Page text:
The engine is a masterpiece of design and engineering wizardry. It marks the start of a new generation of Ferrari V12s bringing much of the company’s F1 design technology to a road car. The 65-degree V12, displacing 5,998 cc’s would be the largest to date for Ferrari since the 712 Can Am racer, producing 660hp at 7,800rpm and 484 pounds/feet of torque. The engine features twin overhead cams, four valves per cylinder and a variable length induction system first used in Ferrari’s 1995 F1 engine. It is the first Ferrari powerplant to boast continuously variable exhaust-valve timing. The telescoping intake manifold that helps to boost torque is another device right out of the F1engineer’s playbook. The engine is constructed of aluminum alloy while the cylinder walls are lined with Nikasil and connecting rods are made of titanium. Valve covers and the airbox are topped with carbon fiber for light weight. Providing proper lubrication is an F1-style wraparound dry sump system. Its engine weighs just 496 lbs.
Inspired by the 512M Le Mans racer, the doors operate scissor-style giving access to the cockpit. Aside from leather-clad Sparco racing seats, door inserts and door handles, the cabin is all business with an expanse of bare carbon fiber. Simplicity is the theme here. The flat-topped steering wheel is awash in buttons enabling the Enzo’s driver to perform numerous tasks without moving his or her hand from the steering wheel. Even the turn signals are buttons on the two horizontal spokes. At the top of the wheel are seven LED lights with red and yellow indicators warning you when you need to take a closer look at the instruments. Despite having a 10,000-rpm tach, the five center lights atop the steering wheel ensure that your progress from 6000-8000 rpm is carefully monitored. The instrument panel houses the aforementioned tach, which is flanked by an LCD display on the left and a 250 mph speedometer on the right. The instrument panel, doors, steering wheel and center console are all made of carbon fiber. There is no radio, but there is climate control; an Enzo is all about the business of driving.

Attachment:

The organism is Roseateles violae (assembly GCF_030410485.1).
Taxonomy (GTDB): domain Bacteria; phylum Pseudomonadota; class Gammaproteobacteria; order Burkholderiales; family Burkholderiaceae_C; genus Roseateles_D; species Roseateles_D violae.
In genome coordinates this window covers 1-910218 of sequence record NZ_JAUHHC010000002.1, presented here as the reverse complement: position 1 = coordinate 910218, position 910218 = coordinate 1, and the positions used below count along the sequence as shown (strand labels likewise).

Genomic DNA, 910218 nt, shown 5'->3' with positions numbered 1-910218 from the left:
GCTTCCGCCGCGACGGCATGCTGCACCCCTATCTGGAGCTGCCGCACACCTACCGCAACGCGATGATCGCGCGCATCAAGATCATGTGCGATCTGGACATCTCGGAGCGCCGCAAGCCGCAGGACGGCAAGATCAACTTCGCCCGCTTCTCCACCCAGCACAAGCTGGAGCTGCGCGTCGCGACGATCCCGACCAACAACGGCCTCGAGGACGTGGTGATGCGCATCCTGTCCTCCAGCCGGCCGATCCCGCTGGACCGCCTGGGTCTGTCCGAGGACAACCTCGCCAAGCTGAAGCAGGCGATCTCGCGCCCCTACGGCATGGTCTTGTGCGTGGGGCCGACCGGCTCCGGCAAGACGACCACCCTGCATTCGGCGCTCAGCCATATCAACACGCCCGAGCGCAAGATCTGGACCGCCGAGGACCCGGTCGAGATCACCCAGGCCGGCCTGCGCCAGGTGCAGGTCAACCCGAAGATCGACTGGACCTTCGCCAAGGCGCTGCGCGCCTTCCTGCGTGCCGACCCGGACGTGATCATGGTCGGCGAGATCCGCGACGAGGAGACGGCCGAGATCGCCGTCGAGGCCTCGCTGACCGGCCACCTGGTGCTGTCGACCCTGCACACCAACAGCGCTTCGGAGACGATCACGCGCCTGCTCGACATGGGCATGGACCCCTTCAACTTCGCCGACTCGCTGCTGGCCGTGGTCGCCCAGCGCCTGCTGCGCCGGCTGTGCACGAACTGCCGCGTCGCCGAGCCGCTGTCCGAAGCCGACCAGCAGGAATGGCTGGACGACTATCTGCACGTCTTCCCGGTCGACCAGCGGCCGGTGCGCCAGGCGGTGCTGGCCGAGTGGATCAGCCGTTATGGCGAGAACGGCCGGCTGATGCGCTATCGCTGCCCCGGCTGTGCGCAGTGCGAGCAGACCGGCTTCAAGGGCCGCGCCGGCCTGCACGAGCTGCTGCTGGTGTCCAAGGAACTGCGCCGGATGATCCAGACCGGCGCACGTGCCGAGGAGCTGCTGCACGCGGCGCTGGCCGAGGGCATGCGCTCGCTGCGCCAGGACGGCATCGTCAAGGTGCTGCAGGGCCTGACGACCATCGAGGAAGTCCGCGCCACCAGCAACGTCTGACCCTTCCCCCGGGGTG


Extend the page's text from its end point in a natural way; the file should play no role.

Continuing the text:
Ferrari would claim the world’s first integrated electronic control system (engine, gearbox, suspension, traction control, aerodynamics, brakeforce distribution, and anti-lock braking) whereby the constant communication among all operating systems would deliver optimum performance. Another bona-fide first would be the Enzo’s carbon fiber vented Brembo four-wheel disc brakes with anti-lock circuitry. The space age material enables the car to stop not only quickly, but makes them impervious to fade after repeated use.
Electronic traction control optimizes performance by allowing just the right amount of wheel spin to achieve maximum acceleration. Power is put to the pavement by massive Bridgestone Potenza RE050 Scuderia 335/35RxZR 19-inch tires while the fronts are 2345/35xZR 19-inchers. Suspension is courtesy of a four-wheel, fully independent setup with wishbones, coil springs, anti-roll bars, and cockpit-controlled telescopic dampers both front and rear.
Part of the RM Auctions in Monterey in August, 2009 and Arizona in January, 2013.
660 hp at 7,800rpm, 5,998 cc twin overhead cam V12 engine, four valves per cylinder, 11.2:1 compression ratio, Bosch Motronic ME 7 integrated digital electronic fuel injection, F1-type coiled sump lubrication, six-speed paddle-shift F1-style transmission, four-wheel independent front and rear suspension with wishbones, coil springs, anti-roll bar and telescopic dampers, four-wheel Brembo carbon fiber brakes with anti-lock. Wheelbase: 104.3".
Source: RM Auctions
Photo Credit: Copyright Darin Schnabel; Pawel Litwinski